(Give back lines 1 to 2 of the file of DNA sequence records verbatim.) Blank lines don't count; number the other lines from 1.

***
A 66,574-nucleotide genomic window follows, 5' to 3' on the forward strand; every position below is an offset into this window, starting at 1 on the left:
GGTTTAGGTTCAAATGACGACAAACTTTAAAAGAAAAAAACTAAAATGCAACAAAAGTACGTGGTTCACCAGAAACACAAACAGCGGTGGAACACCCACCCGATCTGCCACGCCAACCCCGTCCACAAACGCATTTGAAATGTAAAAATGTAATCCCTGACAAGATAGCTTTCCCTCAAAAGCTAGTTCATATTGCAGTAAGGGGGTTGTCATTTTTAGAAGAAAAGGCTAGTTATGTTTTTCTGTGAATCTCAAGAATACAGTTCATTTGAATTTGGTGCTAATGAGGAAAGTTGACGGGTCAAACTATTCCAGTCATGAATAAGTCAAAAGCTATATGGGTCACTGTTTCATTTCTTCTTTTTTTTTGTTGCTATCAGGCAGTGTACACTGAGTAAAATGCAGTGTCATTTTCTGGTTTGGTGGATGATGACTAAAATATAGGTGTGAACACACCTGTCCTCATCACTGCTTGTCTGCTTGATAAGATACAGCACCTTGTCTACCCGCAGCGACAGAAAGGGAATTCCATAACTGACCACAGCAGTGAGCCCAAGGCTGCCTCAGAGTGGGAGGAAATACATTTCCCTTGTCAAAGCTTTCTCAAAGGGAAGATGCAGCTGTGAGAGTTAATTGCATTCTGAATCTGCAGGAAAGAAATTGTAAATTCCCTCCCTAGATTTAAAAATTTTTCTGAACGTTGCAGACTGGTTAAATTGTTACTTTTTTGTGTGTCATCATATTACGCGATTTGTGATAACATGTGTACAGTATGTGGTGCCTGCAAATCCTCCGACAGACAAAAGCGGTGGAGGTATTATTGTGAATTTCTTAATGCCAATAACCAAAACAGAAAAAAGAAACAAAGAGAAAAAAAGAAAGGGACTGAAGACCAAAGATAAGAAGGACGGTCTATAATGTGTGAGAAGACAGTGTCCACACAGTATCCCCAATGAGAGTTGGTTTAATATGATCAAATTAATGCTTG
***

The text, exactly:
A 66,574-nucleotide genomic window follows, 5' to 3' on the forward strand; every position below is an offset into this window, starting at 1 on the left:
GGTTTAGGTTCAAATGACGACAAACTTTAAAAGAAAAAAACTAAAATGCAACAAAAGTACGTGGTTCACCAGAAACACAAACAGCGGTGGAACACCCACCCGATCTGCCACGCCAACCCCGTCCACAAACGCATTTGAAATGTAAAAATGTAATCCCTGACAAGATAGCTTTCCCTCAAAAGCTAGTTCATATTGCAGTAAGGGGGTTGTCATTTTTAGAAGAAAAGGCTAGTTATGTTTTTCTGTGAATCTCAAGAATACAGTTCATTTGAATTTGGTGCTAATGAGGAAAGTTGACGGGTCAAACTATTCCAGTCATGAATAAGTCAAAAGCTATATGGGTCACTGTTTCATTTCTTCTTTTTTTTTGTTGCTATCAGGCAGTGTACACTGAGTAAAATGCAGTGTCATTTTCTGGTTTGGTGGATGATGACTAAAATATAGGTGTGAACACACCTGTCCTCATCACTGCTTGTCTGCTTGATAAGATACAGCACCTTGTCTACCCGCAGCGACAGAAAGGGAATTCCATAACTGACCACAGCAGTGAGCCCAAGGCTGCCTCAGAGTGGGAGGAAATACATTTCCCTTGTCAAAGCTTTCTCAAAGGGAAGATGCAGCTGTGAGAGTTAATTGCATTCTGAATCTGCAGGAAAGAAATTGTAAATTCCCTCCCTAGATTTAAAAATTTTTCTGAACGTTGCAGACTGGTTAAATTGTTACTTTTTTGTGTGTCATCATATTACGCGATTTGTGATAACATGTGTACAGTATGTGGTGCCTGCAAATCCTCCGACAGACAAAAGCGGTGGAGGTATTATTGTGAATTTCTTAATGCCAATAACCAAAACAGAAAAAAGAAACAAAGAGAAAAAAAGAAAGGGACTGAAGACCAAAGATAAGAAGGACGGTCTATAATGTGTGAGAAGACAGTGTCCACACAGTATCCCCAATGAGAGTTGGTTTAATATGATCAAATTAATGCTTG